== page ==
About Power Struggle

Deepak Adhikari interviews Narbada Kumari Chaudhary about energy access challenges in Jamuwad, Nepal.

Power Struggle is a collaborative journalism project. It explores how energy poverty impacts communities around the world and investigates emerging solutions that take climate change into account. Our first project had a global scope: we selected fellows from around the world to share stories of energy poverty and innovation. For this second iteration of Power Struggle, we’re selecting fellows reporting on sub-Saharan Africa.

Why? Sub-Saharan Africa is the most energy-poor region in the world, with 13 per cent of the world’s population and only four per cent of its energy demand. In the past decade, sub-Saharan Africa’s economy has expanded rapidly and energy use has risen by 45 per cent. Projections forecast the continuation of this growth. Fast-forward to 2040: almost one billion people are projected to gain access to energy. But it’s not that simple. The population will increase too, meaning that without implementing solutions, 530 million people are expected to be without electricity access in 2040, especially those living in the region’s rural areas.

Take a look at some of the reporting on sub-Saharan Africa that came out of last year’s global fellowship.

The Access to Energy Journalism Fellowship

The Access to Energy Journalism Fellowship (AEJF) is a fellowship opportunity aimed at enabling deep, critical reporting on energy poverty globally. We selected four reporters who want to tell stories that are deeply rooted in people’s lived experiences in sub-Saharan Africa. These stories will shed light on how different countries in the region are grappling with energy issues in a time of climate change, and what that might mean for the future.

More on our first fellowship:

In the fall of 2015, Discourse Media awarded nine fellowships to journalists reporting from Kiribati, Zimbabwe, Cameroon, Nepal, Bangladesh, Romania, Mexico and Canada. Each fellow developed an original idea for a solutions journalism investigation about energy poverty in their region. Our partner media outlets included Inter Press Service, SciDev.Net, The Zimbabwean, The Independent (Bangladesh), Al Jazeera, Thomson Reuters Foundation, Republica (Nepal), The Tyee (Canada) and TVOntario. Reporting also appeared in the Guardian and the New York Times.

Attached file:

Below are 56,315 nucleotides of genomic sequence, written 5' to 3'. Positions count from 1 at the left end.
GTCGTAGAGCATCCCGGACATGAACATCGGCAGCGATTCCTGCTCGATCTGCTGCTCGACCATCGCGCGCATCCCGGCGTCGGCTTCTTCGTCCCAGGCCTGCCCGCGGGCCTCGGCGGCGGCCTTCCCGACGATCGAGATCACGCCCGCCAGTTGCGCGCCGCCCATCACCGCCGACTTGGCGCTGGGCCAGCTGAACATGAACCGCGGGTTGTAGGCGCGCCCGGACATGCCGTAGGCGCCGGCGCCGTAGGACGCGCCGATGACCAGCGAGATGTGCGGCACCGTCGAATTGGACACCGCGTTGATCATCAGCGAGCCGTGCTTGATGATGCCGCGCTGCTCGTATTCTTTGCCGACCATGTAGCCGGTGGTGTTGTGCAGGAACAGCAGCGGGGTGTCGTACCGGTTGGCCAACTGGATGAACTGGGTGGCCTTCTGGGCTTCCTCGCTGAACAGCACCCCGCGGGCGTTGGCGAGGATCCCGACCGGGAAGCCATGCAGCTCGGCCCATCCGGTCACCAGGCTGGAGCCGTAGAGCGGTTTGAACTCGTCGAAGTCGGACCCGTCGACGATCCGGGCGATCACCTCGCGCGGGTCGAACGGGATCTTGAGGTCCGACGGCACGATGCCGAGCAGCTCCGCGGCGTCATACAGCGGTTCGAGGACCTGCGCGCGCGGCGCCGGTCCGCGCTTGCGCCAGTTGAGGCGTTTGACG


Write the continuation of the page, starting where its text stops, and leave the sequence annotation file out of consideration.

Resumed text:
Meet our 2015/2016 fellows:

The AEJF awarded nine fellowships to journalists around the world to support their work investigating energy access in their region.

Get involved

We’d love to hear your stories. How are you impacted by the issues we’re reporting on? What solutions do you see? Who is inspiring you? Get in touch at info@discoursemedia.org. Read this post to learn how we’re listening to communities.

About us

Discourse Media is an independent journalism company dedicated to in-depth reporting on complex issues facing Canada and the world. We are building a home for new approaches to storytelling that look beyond conflict-driven daily news cycles. We tell stories Canadians need in ways they can trust.

Discourse produces investigations, analysis and data journalism focused on matters
of public importance: gender, environment, education, urban development, the economy, politics, Indigenous issues and more. We look for gaps in reporting and pursue stories that have potential for impact.


Power Struggle and the Access to Energy Journalism Fellowship are produced and administered by Discourse Media with financial support from the Waterloo Global Science Initiative (WGSI). WGSI is a partnership between the Perimeter Institute for Theoretical Physics and the University of Waterloo. WGSI’s support does not imply endorsement of or influence over the content produced. Discourse adheres to journalistic ethical standards described in the Canadian Association of Journalists’ ethics guidelines.

Are you a funder interested in supporting collaborative solutions journalism and constructive dialogue about the future of energy (or another issue)? Get in touch at info@discoursemedia.org. [end]


This site uses cookies to provide you with a great user experience. By continuing to use this website, you consent to the use of cookies in accordance with our privacy policy.

Scroll to Top